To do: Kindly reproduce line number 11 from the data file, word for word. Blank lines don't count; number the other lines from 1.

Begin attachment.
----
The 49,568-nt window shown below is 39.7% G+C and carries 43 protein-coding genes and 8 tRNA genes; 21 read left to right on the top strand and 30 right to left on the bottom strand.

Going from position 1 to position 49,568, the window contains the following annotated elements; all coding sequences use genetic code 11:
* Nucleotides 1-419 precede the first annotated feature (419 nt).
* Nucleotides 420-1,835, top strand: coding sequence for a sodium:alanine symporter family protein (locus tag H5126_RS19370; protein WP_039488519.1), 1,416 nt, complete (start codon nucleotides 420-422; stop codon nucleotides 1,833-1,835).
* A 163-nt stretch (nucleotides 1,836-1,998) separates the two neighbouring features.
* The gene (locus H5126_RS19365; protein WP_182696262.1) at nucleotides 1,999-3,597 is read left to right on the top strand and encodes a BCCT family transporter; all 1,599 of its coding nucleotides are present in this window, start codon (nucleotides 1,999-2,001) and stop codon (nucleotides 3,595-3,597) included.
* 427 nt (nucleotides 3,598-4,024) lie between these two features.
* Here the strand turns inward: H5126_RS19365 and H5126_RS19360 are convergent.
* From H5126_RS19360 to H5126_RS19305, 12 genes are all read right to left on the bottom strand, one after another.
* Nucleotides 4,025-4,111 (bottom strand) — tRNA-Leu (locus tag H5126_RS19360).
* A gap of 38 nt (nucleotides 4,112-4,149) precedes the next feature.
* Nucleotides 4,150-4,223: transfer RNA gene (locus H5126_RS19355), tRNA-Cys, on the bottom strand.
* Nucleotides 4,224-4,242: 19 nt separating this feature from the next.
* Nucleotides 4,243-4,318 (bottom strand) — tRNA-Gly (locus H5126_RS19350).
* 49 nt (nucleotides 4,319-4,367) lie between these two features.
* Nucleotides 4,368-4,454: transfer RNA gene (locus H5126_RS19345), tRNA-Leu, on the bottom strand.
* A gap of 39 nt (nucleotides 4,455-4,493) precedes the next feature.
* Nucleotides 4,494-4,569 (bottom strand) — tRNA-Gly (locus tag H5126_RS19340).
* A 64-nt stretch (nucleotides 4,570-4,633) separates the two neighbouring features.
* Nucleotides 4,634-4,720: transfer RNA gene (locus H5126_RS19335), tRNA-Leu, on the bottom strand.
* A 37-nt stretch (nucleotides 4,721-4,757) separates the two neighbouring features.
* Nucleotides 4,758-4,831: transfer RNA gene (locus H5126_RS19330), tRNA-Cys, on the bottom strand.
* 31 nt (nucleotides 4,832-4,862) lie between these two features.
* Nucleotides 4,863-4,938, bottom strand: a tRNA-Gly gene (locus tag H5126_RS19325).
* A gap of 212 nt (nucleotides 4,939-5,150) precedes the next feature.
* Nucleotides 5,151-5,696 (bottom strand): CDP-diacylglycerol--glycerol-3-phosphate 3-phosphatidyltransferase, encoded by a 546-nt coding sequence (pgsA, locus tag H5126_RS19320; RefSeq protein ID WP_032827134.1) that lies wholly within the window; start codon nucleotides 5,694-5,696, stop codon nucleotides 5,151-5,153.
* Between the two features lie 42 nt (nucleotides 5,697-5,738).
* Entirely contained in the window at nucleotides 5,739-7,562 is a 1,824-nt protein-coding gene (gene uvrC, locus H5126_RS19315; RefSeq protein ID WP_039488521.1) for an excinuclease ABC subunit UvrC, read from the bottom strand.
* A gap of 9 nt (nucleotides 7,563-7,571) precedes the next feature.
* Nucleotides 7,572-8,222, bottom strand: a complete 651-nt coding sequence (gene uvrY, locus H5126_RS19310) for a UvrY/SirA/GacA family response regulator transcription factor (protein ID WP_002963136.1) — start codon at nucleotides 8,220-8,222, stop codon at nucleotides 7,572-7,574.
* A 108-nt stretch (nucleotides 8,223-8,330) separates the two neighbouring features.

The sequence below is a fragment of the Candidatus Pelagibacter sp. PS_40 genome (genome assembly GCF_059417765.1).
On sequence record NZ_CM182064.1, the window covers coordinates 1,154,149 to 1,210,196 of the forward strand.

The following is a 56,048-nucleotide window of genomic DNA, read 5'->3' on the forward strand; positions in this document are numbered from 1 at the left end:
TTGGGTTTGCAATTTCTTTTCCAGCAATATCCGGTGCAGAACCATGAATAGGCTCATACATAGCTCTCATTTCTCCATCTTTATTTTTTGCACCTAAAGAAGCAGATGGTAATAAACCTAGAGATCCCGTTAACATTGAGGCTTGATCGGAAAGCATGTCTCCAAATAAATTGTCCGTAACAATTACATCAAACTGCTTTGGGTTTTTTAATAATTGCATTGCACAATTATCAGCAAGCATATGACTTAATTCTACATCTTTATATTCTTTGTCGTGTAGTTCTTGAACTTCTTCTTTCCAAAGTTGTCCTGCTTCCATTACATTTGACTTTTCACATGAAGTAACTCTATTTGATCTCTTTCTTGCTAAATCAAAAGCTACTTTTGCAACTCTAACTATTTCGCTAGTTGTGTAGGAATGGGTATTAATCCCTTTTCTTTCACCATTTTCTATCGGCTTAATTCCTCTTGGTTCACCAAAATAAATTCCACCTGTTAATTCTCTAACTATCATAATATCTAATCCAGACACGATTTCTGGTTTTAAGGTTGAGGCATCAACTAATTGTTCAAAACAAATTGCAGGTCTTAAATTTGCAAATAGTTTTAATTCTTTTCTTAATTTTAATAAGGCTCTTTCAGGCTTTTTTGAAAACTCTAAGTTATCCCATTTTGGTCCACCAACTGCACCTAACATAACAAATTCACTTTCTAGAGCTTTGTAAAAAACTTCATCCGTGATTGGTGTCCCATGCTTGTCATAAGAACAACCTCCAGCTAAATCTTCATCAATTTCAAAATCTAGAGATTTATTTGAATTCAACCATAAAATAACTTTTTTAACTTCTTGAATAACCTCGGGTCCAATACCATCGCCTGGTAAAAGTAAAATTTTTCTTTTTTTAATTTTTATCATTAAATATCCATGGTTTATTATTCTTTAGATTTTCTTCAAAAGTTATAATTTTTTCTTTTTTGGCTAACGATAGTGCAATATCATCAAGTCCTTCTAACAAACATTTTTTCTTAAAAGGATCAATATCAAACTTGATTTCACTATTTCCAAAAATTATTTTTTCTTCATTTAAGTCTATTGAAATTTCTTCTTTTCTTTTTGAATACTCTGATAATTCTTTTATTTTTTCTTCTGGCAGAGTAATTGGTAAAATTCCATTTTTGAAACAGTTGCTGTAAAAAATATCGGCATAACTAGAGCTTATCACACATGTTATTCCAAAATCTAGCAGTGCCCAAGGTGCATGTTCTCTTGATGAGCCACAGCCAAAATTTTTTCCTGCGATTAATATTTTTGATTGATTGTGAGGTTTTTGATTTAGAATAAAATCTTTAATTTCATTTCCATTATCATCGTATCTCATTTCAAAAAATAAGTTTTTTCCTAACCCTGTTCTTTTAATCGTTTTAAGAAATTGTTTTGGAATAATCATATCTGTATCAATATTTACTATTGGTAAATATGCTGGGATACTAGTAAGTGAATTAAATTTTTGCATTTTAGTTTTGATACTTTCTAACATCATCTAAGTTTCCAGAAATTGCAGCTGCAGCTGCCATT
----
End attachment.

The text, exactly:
* A gap of 38 nt (nucleotides 4,112-4,149) precedes the next feature.